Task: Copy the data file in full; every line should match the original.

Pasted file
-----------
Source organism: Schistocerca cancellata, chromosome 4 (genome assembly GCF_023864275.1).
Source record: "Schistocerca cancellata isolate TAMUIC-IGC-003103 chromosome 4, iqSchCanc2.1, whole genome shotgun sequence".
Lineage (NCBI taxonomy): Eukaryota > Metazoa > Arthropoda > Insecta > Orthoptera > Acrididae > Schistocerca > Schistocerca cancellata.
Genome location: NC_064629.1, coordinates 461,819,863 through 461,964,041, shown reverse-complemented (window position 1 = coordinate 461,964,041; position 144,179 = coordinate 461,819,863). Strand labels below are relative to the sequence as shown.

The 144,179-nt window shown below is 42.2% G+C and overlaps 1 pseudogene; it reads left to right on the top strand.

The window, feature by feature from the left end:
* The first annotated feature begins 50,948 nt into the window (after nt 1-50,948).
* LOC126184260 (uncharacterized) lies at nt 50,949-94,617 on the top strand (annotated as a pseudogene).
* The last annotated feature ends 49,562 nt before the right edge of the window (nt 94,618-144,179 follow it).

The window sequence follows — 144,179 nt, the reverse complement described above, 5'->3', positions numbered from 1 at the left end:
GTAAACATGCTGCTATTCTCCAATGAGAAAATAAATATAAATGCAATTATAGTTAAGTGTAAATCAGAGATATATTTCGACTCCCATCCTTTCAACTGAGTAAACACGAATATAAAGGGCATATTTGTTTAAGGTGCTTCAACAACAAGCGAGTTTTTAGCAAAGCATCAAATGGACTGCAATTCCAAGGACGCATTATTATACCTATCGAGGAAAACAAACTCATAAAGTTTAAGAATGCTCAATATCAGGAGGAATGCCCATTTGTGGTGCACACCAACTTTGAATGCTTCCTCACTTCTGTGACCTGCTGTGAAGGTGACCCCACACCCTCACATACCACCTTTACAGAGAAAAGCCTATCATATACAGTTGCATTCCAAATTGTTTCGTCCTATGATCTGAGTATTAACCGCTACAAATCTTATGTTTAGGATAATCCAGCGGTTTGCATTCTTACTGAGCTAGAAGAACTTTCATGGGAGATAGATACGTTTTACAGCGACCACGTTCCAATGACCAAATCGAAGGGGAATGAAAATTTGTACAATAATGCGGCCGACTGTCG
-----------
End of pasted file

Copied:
Source organism: Schistocerca cancellata, chromosome 4 (genome assembly GCF_023864275.1).
Source record: "Schistocerca cancellata isolate TAMUIC-IGC-003103 chromosome 4, iqSchCanc2.1, whole genome shotgun sequence".
Lineage (NCBI taxonomy): Eukaryota > Metazoa > Arthropoda > Insecta > Orthoptera > Acrididae > Schistocerca > Schistocerca cancellata.
Genome location: NC_064629.1, coordinates 461,819,863 through 461,964,041, shown reverse-complemented (window position 1 = coordinate 461,964,041; position 144,179 = coordinate 461,819,863). Strand labels below are relative to the sequence as shown.

The 144,179-nt window shown below is 42.2% G+C and overlaps 1 pseudogene; it reads left to right on the top strand.

The window, feature by feature from the left end:
* The first annotated feature begins 50,948 nt into the window (after nt 1-50,948).
* LOC126184260 (uncharacterized) lies at nt 50,949-94,617 on the top strand (annotated as a pseudogene).
* The last annotated feature ends 49,562 nt before the right edge of the window (nt 94,618-144,179 follow it).

The window sequence follows — 144,179 nt, the reverse complement described above, 5'->3', positions numbered from 1 at the left end:
GTAAACATGCTGCTATTCTCCAATGAGAAAATAAATATAAATGCAATTATAGTTAAGTGTAAATCAGAGATATATTTCGACTCCCATCCTTTCAACTGAGTAAACACGAATATAAAGGGCATATTTGTTTAAGGTGCTTCAACAACAAGCGAGTTTTTAGCAAAGCATCAAATGGACTGCAATTCCAAGGACGCATTATTATACCTATCGAGGAAAACAAACTCATAAAGTTTAAGAATGCTCAATATCAGGAGGAATGCCCATTTGTGGTGCACACCAACTTTGAATGCTTCCTCACTTCTGTGACCTGCTGTGAAGGTGACCCCACACCCTCACATACCACCTTTACAGAGAAAAGCCTATCATATACAGTTGCATTCCAAATTGTTTCGTCCTATGATCTGAGTATTAACCGCTACAAATCTTATGTTTAGGATAATCCAGCGGTTTGCATTCTTACTGAGCTAGAAGAACTTTCATGGGAGATAGATACGTTTTACAGCGACCACGTTCCAATGACCAAATCGAAGGGGAATGAAAATTTGTACAATAATGCGGCCGACTGTCG